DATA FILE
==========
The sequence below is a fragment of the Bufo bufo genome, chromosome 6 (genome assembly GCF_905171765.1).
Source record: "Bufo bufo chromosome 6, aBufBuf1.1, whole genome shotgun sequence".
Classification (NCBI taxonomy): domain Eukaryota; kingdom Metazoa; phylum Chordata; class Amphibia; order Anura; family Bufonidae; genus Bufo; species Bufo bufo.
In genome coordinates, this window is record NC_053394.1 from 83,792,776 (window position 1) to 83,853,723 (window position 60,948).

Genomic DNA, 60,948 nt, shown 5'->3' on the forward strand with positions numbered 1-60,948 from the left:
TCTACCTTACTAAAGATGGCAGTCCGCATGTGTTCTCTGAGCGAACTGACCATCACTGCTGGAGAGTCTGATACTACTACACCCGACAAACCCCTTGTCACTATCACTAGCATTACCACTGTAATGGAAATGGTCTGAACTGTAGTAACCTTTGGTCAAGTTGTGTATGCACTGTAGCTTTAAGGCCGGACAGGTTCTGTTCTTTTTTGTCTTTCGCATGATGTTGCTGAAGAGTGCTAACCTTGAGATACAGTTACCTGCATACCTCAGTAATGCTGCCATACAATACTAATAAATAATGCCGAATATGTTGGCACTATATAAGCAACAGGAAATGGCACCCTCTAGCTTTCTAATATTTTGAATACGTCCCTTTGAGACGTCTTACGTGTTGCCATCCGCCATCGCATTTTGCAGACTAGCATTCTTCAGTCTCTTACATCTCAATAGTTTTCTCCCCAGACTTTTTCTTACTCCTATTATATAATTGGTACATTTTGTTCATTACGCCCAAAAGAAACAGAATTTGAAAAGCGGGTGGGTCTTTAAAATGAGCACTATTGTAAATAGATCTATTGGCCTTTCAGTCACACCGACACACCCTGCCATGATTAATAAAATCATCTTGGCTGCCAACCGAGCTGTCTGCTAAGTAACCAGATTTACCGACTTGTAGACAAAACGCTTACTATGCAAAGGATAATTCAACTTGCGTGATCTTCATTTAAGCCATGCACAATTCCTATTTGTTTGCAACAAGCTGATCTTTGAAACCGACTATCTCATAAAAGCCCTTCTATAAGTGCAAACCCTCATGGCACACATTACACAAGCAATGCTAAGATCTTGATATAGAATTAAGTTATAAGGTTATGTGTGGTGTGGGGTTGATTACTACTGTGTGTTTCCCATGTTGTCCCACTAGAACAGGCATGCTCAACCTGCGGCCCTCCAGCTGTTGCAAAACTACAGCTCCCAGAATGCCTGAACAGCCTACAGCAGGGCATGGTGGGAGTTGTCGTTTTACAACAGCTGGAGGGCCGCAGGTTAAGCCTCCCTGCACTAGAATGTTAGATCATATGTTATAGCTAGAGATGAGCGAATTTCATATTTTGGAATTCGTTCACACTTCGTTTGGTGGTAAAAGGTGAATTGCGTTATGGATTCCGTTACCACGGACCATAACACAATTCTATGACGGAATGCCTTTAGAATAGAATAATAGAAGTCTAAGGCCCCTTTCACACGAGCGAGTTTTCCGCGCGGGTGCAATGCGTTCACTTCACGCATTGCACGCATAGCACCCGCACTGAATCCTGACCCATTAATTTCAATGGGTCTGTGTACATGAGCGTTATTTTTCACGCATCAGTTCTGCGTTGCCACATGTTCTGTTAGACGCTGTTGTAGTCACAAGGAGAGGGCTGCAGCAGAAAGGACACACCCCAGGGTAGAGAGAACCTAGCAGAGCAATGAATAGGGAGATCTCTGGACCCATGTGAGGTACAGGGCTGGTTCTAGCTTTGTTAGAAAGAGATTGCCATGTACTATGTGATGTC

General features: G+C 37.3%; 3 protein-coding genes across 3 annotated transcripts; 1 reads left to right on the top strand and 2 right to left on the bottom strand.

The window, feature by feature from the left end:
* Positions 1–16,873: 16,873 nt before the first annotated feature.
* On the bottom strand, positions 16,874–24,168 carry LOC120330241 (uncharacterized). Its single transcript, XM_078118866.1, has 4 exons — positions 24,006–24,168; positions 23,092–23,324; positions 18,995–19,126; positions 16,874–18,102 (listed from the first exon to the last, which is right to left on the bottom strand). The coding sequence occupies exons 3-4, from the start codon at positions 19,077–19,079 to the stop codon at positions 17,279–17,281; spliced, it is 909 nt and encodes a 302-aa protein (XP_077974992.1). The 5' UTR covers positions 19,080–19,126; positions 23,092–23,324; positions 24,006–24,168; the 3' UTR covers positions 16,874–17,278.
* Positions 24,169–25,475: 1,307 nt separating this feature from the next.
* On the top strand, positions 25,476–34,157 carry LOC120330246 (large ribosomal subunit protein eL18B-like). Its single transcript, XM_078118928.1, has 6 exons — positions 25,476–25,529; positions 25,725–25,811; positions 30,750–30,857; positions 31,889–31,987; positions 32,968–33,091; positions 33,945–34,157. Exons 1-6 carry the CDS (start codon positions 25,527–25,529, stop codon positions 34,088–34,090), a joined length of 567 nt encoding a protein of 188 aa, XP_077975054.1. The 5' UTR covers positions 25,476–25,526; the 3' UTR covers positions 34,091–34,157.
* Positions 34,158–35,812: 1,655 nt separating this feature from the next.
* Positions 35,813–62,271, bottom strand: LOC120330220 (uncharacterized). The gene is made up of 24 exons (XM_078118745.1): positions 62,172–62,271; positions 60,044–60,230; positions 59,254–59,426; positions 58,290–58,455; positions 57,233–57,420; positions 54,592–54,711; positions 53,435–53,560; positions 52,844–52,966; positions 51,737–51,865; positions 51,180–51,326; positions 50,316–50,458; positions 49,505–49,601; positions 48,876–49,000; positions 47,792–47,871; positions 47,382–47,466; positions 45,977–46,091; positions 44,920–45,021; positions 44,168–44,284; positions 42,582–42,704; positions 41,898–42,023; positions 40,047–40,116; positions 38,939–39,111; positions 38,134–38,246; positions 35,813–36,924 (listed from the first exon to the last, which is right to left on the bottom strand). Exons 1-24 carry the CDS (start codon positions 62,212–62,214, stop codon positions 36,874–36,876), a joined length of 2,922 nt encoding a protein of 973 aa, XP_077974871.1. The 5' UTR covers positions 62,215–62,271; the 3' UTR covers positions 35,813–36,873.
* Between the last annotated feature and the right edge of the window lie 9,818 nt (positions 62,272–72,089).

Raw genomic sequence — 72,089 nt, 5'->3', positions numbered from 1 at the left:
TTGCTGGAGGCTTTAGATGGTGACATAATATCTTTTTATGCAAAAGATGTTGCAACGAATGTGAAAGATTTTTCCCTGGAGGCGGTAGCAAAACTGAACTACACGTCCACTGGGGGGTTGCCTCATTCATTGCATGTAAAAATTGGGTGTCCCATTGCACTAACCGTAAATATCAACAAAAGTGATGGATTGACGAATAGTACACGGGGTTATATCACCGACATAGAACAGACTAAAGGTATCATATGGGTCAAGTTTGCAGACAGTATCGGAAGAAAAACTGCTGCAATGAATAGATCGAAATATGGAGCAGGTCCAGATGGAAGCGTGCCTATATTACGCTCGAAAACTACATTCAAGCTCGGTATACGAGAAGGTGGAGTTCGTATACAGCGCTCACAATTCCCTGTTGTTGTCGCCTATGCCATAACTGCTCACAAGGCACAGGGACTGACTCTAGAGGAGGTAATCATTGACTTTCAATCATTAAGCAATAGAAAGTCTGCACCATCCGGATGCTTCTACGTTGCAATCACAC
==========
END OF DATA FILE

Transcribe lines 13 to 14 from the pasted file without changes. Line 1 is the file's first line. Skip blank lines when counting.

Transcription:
* Positions 34,158–35,812: 1,655 nt separating this feature from the next.
* Positions 35,813–62,271, bottom strand: LOC120330220 (uncharacterized). The gene is made up of 24 exons (XM_078118745.1): positions 62,172–62,271; positions 60,044–60,230; positions 59,254–59,426; positions 58,290–58,455; positions 57,233–57,420; positions 54,592–54,711; positions 53,435–53,560; positions 52,844–52,966; positions 51,737–51,865; positions 51,180–51,326; positions 50,316–50,458; positions 49,505–49,601; positions 48,876–49,000; positions 47,792–47,871; positions 47,382–47,466; positions 45,977–46,091; positions 44,920–45,021; positions 44,168–44,284; positions 42,582–42,704; positions 41,898–42,023; positions 40,047–40,116; positions 38,939–39,111; positions 38,134–38,246; positions 35,813–36,924 (listed from the first exon to the last, which is right to left on the bottom strand). Exons 1-24 carry the CDS (start codon positions 62,212–62,214, stop codon positions 36,874–36,876), a joined length of 2,922 nt encoding a protein of 973 aa, XP_077974871.1. The 5' UTR covers positions 62,215–62,271; the 3' UTR covers positions 35,813–36,873.